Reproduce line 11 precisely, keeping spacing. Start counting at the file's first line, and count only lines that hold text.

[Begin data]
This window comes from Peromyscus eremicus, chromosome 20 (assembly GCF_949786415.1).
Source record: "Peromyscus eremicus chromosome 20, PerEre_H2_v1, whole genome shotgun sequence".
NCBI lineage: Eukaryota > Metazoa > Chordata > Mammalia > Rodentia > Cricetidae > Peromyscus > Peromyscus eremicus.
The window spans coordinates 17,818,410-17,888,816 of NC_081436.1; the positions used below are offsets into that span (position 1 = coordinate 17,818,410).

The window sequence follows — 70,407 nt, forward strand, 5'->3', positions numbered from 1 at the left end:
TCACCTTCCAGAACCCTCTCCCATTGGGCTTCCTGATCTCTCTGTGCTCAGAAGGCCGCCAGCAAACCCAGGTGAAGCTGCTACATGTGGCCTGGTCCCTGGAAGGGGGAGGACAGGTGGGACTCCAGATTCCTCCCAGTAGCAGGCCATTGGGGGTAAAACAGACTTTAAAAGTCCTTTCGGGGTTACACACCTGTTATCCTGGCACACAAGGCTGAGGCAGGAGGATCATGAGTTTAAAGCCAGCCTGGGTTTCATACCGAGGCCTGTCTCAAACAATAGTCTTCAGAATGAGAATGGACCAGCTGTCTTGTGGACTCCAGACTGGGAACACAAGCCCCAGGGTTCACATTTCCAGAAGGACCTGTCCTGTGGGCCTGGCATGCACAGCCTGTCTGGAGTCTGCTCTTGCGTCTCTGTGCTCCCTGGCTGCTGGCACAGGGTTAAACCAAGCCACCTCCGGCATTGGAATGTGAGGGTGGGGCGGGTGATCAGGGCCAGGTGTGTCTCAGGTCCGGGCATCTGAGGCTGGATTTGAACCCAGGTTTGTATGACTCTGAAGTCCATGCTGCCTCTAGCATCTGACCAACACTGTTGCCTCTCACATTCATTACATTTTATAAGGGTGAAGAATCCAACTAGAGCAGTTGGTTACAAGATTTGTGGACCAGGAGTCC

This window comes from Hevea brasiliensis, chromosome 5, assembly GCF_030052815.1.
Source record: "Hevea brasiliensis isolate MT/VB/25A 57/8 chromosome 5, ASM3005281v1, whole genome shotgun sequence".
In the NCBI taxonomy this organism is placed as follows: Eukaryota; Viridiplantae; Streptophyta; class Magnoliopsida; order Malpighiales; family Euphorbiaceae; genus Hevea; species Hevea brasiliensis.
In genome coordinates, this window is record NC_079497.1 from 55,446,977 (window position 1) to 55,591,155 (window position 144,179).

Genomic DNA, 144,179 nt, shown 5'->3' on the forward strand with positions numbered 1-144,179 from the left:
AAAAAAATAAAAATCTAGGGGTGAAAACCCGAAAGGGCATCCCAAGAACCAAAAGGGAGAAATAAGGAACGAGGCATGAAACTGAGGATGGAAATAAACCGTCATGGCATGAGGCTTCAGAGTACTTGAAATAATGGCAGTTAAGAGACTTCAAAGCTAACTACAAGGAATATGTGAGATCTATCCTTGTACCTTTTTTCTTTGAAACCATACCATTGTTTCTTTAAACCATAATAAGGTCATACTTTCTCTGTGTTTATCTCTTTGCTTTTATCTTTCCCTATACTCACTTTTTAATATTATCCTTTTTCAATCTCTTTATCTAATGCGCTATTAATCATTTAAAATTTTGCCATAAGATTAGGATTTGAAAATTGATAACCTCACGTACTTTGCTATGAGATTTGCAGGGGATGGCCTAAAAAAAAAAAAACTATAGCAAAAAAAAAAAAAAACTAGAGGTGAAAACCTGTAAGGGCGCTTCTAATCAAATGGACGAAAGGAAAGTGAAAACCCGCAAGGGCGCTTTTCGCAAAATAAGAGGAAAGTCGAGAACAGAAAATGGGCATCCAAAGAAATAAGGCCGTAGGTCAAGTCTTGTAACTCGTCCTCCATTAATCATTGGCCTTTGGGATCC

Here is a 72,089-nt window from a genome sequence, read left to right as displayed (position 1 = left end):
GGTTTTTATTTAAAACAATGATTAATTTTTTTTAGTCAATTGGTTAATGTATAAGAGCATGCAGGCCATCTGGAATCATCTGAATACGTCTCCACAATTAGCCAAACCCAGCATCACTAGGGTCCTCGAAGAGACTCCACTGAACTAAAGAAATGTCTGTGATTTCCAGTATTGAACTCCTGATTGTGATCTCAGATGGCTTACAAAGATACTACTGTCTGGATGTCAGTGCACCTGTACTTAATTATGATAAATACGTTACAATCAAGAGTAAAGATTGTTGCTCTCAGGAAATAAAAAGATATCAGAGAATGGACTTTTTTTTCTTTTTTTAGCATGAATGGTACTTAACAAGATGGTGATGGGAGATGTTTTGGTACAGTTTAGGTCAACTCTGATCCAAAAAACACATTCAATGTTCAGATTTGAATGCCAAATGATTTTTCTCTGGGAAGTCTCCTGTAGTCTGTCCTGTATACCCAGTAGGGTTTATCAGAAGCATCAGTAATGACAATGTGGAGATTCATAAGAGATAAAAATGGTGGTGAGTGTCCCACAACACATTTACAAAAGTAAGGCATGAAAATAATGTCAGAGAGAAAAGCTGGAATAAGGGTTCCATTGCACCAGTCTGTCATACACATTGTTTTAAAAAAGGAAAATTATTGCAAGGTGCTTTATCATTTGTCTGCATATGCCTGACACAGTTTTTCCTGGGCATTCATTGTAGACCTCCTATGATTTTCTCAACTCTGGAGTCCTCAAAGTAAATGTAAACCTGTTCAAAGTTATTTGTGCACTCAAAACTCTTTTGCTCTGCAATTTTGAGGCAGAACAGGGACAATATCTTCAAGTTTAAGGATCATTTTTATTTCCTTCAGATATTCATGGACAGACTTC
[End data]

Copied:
Genomic DNA, 144,179 nt, shown 5'->3' on the forward strand with positions numbered 1-144,179 from the left: